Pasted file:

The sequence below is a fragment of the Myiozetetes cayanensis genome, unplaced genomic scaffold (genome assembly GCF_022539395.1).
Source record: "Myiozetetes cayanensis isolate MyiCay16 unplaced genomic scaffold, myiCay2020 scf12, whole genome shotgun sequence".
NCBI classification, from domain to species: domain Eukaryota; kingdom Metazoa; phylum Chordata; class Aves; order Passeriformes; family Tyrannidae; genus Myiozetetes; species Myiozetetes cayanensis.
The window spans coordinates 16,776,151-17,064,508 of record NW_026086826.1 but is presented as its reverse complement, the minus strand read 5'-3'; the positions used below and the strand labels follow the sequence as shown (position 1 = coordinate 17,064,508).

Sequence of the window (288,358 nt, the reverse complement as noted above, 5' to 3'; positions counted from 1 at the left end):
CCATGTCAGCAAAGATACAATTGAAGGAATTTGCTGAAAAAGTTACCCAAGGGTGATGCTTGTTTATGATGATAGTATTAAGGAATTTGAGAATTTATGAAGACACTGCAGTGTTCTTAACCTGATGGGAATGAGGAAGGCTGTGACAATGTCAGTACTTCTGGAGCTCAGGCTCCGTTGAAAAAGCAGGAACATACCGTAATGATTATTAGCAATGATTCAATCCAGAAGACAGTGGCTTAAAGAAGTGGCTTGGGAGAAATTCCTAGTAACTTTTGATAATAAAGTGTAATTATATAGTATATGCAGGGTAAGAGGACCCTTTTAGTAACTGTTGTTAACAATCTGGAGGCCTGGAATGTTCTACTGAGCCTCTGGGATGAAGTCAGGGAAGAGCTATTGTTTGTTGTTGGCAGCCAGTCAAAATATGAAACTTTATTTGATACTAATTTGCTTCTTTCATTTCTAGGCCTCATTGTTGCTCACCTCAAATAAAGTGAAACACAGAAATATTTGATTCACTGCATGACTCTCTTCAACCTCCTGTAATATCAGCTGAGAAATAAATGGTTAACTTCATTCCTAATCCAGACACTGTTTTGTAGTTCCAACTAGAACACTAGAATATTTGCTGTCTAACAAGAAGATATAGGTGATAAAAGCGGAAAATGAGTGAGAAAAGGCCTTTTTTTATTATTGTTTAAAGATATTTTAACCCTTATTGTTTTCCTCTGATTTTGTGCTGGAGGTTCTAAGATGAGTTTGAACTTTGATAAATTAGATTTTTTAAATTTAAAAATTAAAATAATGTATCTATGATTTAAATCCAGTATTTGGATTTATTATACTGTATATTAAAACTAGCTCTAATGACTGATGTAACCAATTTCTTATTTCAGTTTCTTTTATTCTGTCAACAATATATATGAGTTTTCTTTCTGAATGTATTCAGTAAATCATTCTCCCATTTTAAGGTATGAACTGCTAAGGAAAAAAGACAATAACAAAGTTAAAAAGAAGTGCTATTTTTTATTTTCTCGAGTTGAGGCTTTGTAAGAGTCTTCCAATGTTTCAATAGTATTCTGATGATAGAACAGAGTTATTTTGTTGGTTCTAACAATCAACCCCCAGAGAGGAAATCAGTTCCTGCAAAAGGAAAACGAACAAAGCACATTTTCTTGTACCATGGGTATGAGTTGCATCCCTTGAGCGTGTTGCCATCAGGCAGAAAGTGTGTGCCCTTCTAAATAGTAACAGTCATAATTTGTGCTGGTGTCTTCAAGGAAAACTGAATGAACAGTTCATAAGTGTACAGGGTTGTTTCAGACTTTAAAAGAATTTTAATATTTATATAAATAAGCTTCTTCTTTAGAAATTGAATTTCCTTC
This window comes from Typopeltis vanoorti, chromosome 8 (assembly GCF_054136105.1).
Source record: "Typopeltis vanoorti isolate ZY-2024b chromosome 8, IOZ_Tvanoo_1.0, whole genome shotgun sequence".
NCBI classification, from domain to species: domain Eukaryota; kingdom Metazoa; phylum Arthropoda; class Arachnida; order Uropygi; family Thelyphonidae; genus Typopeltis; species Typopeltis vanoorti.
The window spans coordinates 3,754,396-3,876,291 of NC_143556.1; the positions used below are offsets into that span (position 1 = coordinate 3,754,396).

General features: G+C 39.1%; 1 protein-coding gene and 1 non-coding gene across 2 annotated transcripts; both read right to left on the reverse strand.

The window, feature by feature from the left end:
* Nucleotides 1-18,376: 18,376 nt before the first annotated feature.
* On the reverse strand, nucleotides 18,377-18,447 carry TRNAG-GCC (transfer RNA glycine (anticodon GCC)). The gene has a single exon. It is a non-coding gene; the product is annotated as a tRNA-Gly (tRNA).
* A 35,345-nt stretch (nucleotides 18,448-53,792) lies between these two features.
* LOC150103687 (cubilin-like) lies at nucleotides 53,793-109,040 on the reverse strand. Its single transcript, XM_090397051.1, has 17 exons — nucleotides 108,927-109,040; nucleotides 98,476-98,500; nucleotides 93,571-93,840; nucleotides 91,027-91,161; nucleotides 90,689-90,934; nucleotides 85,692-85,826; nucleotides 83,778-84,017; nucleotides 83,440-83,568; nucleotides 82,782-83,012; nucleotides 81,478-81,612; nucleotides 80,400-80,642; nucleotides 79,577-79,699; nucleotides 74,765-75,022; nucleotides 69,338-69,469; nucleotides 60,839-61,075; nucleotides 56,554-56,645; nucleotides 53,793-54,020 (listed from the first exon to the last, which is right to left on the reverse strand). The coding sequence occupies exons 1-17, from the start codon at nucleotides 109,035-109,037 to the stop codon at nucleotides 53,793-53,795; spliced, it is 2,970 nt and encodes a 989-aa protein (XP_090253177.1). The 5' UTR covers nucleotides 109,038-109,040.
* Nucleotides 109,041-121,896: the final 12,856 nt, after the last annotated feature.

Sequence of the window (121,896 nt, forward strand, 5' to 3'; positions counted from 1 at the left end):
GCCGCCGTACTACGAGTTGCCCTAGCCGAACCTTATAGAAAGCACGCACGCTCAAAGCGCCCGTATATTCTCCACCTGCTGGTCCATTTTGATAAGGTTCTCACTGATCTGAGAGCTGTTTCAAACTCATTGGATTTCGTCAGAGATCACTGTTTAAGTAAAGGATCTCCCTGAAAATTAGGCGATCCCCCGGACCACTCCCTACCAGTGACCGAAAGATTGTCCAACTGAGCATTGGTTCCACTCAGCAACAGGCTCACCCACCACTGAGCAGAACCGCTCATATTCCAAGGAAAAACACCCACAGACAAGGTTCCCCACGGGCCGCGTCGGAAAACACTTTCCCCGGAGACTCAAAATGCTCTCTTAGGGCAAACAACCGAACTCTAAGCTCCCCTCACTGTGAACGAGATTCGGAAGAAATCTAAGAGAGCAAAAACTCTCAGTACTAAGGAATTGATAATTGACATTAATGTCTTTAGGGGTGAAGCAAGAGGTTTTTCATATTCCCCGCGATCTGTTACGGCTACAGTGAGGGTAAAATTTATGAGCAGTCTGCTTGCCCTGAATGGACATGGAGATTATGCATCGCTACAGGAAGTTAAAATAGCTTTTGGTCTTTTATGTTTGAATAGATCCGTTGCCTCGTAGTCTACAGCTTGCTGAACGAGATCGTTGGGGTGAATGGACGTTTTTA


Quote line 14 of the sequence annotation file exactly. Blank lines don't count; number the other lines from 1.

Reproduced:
* On the reverse strand, nucleotides 18,377-18,447 carry TRNAG-GCC (transfer RNA glycine (anticodon GCC)). The gene has a single exon. It is a non-coding gene; the product is annotated as a tRNA-Gly (tRNA).